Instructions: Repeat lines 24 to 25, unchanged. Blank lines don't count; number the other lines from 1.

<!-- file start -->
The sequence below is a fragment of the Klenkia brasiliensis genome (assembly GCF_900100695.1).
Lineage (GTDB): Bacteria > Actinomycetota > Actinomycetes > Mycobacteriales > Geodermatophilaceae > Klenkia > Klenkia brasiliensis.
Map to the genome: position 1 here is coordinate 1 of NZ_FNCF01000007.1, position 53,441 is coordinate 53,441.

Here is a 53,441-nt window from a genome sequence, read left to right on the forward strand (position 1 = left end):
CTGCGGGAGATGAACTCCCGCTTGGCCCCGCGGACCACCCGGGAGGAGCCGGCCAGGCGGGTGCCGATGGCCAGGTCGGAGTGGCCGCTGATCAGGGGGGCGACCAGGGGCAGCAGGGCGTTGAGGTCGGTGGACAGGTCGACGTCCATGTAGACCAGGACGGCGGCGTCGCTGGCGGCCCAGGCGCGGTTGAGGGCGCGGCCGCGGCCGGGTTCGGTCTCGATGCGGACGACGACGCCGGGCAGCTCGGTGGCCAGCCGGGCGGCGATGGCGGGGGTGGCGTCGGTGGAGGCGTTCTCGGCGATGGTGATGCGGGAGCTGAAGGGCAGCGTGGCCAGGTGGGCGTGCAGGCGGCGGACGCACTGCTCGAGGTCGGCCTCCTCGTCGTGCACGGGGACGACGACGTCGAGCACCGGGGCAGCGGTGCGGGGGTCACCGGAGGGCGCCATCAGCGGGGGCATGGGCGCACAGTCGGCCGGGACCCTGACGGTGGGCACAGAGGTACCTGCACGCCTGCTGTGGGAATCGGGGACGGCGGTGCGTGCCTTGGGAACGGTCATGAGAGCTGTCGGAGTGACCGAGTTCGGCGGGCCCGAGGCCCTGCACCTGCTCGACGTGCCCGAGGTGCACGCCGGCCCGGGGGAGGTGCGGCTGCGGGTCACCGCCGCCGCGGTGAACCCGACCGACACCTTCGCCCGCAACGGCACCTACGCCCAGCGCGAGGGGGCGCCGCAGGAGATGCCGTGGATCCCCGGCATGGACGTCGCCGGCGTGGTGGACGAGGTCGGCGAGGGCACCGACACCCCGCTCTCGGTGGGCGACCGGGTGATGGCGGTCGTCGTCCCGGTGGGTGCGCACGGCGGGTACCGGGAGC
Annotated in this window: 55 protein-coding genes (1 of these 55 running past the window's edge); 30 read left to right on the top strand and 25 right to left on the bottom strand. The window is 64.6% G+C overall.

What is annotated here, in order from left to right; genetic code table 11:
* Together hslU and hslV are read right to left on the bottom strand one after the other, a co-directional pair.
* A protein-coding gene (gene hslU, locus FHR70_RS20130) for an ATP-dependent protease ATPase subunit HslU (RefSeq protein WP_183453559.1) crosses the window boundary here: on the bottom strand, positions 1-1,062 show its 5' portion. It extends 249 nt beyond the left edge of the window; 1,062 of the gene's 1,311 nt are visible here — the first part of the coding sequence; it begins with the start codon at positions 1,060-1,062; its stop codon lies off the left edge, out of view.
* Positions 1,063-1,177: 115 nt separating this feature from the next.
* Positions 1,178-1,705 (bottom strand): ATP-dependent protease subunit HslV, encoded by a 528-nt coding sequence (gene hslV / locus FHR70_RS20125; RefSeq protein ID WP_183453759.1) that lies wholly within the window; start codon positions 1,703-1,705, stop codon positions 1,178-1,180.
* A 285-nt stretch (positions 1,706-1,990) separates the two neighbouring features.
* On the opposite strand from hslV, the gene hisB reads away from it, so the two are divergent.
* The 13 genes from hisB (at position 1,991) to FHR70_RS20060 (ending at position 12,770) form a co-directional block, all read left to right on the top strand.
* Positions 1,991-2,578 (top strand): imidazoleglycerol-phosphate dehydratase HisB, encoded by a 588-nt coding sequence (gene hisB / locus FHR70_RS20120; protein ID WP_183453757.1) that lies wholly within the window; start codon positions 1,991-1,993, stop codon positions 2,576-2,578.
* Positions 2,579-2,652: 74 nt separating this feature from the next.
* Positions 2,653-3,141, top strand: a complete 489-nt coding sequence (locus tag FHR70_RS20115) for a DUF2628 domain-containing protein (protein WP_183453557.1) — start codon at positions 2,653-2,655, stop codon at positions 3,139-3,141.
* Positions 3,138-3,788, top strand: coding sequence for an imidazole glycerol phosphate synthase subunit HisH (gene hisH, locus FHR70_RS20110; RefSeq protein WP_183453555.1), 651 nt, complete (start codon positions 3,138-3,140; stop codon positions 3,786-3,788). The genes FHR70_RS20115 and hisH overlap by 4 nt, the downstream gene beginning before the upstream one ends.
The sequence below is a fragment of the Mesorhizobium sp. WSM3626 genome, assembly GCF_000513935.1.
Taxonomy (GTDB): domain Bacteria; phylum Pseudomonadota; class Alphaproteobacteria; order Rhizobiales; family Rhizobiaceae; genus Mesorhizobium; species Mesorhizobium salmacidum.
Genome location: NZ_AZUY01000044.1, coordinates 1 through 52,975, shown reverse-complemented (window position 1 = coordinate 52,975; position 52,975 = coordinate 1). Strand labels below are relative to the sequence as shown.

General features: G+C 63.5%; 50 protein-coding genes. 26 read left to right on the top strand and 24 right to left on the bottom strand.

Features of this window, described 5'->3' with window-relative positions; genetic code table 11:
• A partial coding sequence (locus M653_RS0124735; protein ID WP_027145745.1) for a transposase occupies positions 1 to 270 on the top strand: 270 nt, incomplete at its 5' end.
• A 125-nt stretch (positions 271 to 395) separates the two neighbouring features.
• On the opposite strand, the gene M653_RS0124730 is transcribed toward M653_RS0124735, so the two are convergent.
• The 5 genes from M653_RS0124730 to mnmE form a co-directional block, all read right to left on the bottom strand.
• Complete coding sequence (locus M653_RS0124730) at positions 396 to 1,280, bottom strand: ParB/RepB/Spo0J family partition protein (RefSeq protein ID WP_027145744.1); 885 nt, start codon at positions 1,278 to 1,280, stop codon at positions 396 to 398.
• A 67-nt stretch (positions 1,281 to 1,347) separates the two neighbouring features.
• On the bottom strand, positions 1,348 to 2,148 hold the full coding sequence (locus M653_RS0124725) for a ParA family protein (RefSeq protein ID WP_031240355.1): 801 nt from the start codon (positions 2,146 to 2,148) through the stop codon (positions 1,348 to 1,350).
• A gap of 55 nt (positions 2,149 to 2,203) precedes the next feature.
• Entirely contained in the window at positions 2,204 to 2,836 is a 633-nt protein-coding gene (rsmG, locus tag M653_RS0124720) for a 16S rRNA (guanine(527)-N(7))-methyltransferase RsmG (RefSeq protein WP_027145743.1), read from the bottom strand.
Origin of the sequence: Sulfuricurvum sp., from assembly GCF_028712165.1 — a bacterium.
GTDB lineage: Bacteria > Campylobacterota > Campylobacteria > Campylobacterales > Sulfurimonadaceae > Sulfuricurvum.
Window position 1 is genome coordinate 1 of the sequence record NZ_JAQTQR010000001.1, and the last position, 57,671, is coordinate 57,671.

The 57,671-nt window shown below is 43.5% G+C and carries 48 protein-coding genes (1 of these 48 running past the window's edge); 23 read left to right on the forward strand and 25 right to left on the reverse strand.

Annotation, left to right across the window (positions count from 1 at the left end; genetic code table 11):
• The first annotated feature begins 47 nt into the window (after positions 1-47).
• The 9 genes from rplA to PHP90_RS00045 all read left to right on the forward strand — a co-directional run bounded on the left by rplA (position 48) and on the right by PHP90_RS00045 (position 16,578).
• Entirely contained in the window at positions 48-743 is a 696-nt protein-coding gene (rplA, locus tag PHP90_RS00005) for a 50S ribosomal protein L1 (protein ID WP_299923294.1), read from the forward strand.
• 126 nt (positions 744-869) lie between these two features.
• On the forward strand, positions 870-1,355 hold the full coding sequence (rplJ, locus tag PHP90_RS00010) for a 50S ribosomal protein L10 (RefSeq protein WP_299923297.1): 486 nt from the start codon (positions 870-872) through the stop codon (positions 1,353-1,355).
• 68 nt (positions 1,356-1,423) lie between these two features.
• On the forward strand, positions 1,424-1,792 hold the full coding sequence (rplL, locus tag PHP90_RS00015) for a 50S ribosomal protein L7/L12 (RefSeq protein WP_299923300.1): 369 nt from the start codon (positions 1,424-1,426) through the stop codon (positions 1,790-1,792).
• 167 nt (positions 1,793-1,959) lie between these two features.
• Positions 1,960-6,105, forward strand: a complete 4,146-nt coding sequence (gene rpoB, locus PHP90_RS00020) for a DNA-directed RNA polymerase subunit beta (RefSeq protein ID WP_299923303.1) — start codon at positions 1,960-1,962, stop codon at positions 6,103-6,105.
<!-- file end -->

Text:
• A partial coding sequence (locus M653_RS0124735; protein ID WP_027145745.1) for a transposase occupies positions 1 to 270 on the top strand: 270 nt, incomplete at its 5' end.
• A 125-nt stretch (positions 271 to 395) separates the two neighbouring features.